Companies are redesigning supply chains, but BI insurance protection remains a “wafer-thin patchwork”

Covid-19 caused a domino-effect to cascade through global production and logistics networks. It led to shortages of raw materials and components, shipping delays, port blockages, even an undersupply of truck drivers.

Supply chains could not adjust to huge fluctuations in consumer demand. This systemic challenge left contingency plans inoperable, and has prompted businesses to rebuild their supply chains from the ground up.

Businesses have learned from the supply-chain crisis and are actively working to increase their resilience to future shocks, but much more remains to be done,” said Hugo Wegbrans, Global head of Broking at WTW.

“They are more aware of their vulnerabilities, and are taking action to deal with them, but they are often hampered by an inability to get hold of detailed data, or to achieve full visibility through all the links in the chain.”

Demand for risk transfer solutions

The experience has created a demand-bulge for relevant business interruption coverage, according to a report by WTW. The large majority of firms recognise that insurance has a role to play, Wegbrans said, which represents a growth opportunity.

“At the moment, insurance to cover purely financial supply-chain losses provides only a wafer-thin patchwork of protection,” he continued. ”Major coverage gaps were exposed by the pandemic, and companies remain un- or under-insured.

“Only a quarter feel confident they have sufficient coverage for the impact of extreme weather on their supply chain, for example, and fewer than one in five has specific policies to cover supply-chain BI.

”Businesses in all sectors need to transfer their significant exposures to achieve true resilience.”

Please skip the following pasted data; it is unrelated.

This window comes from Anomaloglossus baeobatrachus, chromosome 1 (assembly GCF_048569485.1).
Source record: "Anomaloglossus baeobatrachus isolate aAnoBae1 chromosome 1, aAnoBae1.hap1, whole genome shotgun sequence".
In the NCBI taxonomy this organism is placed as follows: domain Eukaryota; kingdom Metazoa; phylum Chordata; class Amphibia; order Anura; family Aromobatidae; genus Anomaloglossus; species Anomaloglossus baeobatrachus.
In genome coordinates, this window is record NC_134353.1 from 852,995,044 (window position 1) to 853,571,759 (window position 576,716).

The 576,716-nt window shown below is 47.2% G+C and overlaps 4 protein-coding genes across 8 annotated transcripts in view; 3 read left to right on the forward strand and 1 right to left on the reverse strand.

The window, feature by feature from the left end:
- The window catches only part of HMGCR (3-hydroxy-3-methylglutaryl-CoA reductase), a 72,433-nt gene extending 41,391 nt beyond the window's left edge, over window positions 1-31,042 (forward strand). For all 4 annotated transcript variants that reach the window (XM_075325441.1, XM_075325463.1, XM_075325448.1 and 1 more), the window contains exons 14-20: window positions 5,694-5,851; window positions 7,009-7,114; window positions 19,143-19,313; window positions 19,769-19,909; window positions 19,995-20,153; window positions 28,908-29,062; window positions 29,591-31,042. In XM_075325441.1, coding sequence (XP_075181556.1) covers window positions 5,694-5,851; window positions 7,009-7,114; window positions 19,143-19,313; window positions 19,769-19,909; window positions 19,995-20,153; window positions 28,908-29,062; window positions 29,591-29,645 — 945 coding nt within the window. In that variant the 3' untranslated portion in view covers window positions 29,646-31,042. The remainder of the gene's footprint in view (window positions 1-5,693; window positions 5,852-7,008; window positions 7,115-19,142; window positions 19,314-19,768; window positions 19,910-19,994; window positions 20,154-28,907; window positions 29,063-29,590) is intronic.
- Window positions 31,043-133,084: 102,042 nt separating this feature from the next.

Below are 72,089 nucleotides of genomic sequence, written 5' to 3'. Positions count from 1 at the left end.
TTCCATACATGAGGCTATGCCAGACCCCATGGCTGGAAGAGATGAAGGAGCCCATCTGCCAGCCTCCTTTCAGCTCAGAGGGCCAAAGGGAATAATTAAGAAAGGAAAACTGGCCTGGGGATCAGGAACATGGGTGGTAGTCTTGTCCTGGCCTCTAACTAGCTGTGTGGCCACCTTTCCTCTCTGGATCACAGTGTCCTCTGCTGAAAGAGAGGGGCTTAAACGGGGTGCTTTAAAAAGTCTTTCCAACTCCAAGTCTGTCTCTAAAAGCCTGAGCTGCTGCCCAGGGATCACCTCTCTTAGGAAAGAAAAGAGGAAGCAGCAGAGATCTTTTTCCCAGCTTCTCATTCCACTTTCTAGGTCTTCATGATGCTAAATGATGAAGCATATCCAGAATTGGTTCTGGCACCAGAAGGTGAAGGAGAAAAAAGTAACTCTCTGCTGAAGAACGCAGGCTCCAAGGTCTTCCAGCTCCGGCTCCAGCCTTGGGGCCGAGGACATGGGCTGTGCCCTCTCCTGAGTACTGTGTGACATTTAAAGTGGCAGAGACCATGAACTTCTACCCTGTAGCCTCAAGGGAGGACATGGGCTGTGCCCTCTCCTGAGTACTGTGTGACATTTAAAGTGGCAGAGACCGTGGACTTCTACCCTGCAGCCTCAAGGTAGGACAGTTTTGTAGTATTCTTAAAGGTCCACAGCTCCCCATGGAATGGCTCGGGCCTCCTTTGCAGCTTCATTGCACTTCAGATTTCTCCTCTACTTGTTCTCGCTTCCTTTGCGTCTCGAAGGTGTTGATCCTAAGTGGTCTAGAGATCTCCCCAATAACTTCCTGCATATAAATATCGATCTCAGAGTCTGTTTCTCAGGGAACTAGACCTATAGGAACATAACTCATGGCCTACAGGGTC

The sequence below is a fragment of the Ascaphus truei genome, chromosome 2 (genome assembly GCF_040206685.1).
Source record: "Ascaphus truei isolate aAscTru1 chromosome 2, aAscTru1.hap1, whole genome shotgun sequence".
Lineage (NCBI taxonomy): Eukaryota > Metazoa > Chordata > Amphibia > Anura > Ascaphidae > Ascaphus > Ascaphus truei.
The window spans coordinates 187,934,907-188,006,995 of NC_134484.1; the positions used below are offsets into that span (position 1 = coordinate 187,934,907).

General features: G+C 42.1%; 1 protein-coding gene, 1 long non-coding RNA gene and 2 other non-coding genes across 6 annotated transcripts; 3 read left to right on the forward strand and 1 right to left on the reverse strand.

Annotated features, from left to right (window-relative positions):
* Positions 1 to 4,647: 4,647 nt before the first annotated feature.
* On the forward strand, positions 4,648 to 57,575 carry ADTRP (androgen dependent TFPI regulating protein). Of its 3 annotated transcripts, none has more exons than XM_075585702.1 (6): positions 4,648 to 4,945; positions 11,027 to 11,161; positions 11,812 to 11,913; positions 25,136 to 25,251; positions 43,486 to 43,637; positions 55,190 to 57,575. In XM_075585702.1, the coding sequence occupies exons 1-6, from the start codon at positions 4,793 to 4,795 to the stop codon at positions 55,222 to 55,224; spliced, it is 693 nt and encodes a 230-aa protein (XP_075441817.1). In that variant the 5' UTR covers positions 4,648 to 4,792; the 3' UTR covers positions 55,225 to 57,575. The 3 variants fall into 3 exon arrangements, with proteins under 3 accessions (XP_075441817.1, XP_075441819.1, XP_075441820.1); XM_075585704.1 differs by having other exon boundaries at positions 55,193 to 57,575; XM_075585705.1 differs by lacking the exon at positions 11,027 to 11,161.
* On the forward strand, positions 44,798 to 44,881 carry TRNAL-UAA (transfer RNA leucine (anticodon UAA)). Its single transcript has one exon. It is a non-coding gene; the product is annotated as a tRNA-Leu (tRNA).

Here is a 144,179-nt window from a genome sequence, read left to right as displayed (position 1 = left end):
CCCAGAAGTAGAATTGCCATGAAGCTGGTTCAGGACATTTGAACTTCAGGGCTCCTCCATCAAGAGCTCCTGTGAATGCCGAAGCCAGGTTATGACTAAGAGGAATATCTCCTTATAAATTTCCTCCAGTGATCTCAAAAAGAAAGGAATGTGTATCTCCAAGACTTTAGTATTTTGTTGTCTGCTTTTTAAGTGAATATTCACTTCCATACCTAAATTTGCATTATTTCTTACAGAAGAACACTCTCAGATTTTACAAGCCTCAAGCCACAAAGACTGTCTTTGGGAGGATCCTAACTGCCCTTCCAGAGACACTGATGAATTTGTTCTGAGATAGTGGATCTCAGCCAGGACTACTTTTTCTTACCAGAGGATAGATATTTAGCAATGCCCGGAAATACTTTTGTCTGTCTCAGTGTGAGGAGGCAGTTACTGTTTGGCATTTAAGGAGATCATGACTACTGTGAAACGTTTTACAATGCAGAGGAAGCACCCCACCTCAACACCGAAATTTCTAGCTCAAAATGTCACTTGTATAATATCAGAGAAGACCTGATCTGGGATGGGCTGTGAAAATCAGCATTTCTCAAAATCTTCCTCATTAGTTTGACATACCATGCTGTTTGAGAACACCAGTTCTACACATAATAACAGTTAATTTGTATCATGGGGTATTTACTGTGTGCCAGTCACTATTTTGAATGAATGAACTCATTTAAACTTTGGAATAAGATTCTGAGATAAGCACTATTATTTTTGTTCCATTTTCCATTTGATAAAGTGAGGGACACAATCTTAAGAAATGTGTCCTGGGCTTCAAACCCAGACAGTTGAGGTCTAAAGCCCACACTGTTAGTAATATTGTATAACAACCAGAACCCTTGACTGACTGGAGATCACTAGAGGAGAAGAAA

Supply chains still recovering

The risk intermediary’s recent survey polled supply-chain risk decisionmakers at large companies around the world active in eight key sectors.

Most suffered larger-than-expected losses during the supply-chain crisis, many are still recovering, and most are seeking to boost resilience by reducing supply-chain complexity, the survey found.

  • 65% of respondents said supply-chain-related losses were higher or much higher than expected over the past two years, although 58% said the sales impact was short-term.
  • 83% have made supply-chain changes, including 18% that completely transformed their approach. 58% plan to make significant changes over the next two years.
  • 73% said supplier unwillingness to share commercial information makes full supply-chain transparency difficult to achieve.
  • 89% believe insurance of supply-chain risks is “mission critical” or “necessary,” but 80% said their lack of coverage poses a serious challenge.
  • Only 17% of respondents have specific insurance to cover supply-chain business interruption risks, but 53% believe it is covered by other insurances.

The survey was conducted in November and December 2022 among 800 C-Suite officers and heads of risk, supply chain management, and logistics at companies with revenues greater than $250 million in the sectors life sciences, semiconductors, food beverage & agriculture, logistics, complex manufacturing, construction, energy, and renewables.